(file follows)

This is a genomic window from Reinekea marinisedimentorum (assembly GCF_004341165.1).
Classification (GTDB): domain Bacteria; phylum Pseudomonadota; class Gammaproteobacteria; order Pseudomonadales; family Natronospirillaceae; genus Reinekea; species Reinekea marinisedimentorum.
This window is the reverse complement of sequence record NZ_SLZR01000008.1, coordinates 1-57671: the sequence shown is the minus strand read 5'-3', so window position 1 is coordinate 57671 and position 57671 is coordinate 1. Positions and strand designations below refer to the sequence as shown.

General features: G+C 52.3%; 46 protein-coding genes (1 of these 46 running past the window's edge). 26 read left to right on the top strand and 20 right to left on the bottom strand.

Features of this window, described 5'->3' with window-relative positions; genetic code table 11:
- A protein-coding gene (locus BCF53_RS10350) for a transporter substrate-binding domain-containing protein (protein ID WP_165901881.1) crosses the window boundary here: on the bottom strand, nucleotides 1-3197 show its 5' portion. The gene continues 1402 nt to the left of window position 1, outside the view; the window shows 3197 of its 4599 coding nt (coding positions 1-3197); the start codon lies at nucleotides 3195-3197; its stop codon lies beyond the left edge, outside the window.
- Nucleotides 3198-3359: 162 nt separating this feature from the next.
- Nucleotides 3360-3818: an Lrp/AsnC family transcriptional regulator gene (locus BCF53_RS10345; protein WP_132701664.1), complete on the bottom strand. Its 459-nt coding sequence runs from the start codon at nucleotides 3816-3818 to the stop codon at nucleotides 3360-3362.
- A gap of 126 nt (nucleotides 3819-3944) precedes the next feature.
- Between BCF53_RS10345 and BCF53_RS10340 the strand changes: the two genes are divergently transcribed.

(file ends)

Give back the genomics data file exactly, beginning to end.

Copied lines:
This is a genomic window from Reinekea marinisedimentorum (assembly GCF_004341165.1).
Classification (GTDB): domain Bacteria; phylum Pseudomonadota; class Gammaproteobacteria; order Pseudomonadales; family Natronospirillaceae; genus Reinekea; species Reinekea marinisedimentorum.
This window is the reverse complement of sequence record NZ_SLZR01000008.1, coordinates 1-57671: the sequence shown is the minus strand read 5'-3', so window position 1 is coordinate 57671 and position 57671 is coordinate 1. Positions and strand designations below refer to the sequence as shown.

General features: G+C 52.3%; 46 protein-coding genes (1 of these 46 running past the window's edge). 26 read left to right on the top strand and 20 right to left on the bottom strand.

Features of this window, described 5'->3' with window-relative positions; genetic code table 11:
- A protein-coding gene (locus BCF53_RS10350) for a transporter substrate-binding domain-containing protein (protein ID WP_165901881.1) crosses the window boundary here: on the bottom strand, nucleotides 1-3197 show its 5' portion. The gene continues 1402 nt to the left of window position 1, outside the view; the window shows 3197 of its 4599 coding nt (coding positions 1-3197); the start codon lies at nucleotides 3195-3197; its stop codon lies beyond the left edge, outside the window.
- Nucleotides 3198-3359: 162 nt separating this feature from the next.
- Nucleotides 3360-3818: an Lrp/AsnC family transcriptional regulator gene (locus BCF53_RS10345; protein WP_132701664.1), complete on the bottom strand. Its 459-nt coding sequence runs from the start codon at nucleotides 3816-3818 to the stop codon at nucleotides 3360-3362.
- A gap of 126 nt (nucleotides 3819-3944) precedes the next feature.
- Between BCF53_RS10345 and BCF53_RS10340 the strand changes: the two genes are divergently transcribed.